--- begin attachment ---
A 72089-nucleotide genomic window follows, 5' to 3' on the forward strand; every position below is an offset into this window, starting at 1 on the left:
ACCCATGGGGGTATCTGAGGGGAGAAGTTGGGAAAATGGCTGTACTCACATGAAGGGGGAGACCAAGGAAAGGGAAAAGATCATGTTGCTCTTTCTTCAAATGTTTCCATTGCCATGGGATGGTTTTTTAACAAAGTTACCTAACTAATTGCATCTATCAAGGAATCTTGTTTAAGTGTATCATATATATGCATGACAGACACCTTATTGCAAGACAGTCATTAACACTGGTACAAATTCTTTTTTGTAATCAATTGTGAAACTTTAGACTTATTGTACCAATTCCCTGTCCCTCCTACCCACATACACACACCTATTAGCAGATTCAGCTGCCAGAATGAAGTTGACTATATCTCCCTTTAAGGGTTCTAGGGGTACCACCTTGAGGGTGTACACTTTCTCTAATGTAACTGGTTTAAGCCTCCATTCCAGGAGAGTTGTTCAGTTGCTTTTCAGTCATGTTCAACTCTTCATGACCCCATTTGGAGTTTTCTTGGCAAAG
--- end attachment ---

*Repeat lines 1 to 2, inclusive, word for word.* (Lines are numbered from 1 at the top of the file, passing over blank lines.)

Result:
A 72089-nucleotide genomic window follows, 5' to 3' on the forward strand; every position below is an offset into this window, starting at 1 on the left:
ACCCATGGGGGTATCTGAGGGGAGAAGTTGGGAAAATGGCTGTACTCACATGAAGGGGGAGACCAAGGAAAGGGAAAAGATCATGTTGCTCTTTCTTCAAATGTTTCCATTGCCATGGGATGGTTTTTTAACAAAGTTACCTAACTAATTGCATCTATCAAGGAATCTTGTTTAAGTGTATCATATATATGCATGACAGACACCTTATTGCAAGACAGTCATTAACACTGGTACAAATTCTTTTTTGTAATCAATTGTGAAACTTTAGACTTATTGTACCAATTCCCTGTCCCTCCTACCCACATACACACACCTATTAGCAGATTCAGCTGCCAGAATGAAGTTGACTATATCTCCCTTTAAGGGTTCTAGGGGTACCACCTTGAGGGTGTACACTTTCTCTAATGTAACTGGTTTAAGCCTCCATTCCAGGAGAGTTGTTCAGTTGCTTTTCAGTCATGTTCAACTCTTCATGACCCCATTTGGAGTTTTCTTGGCAAAG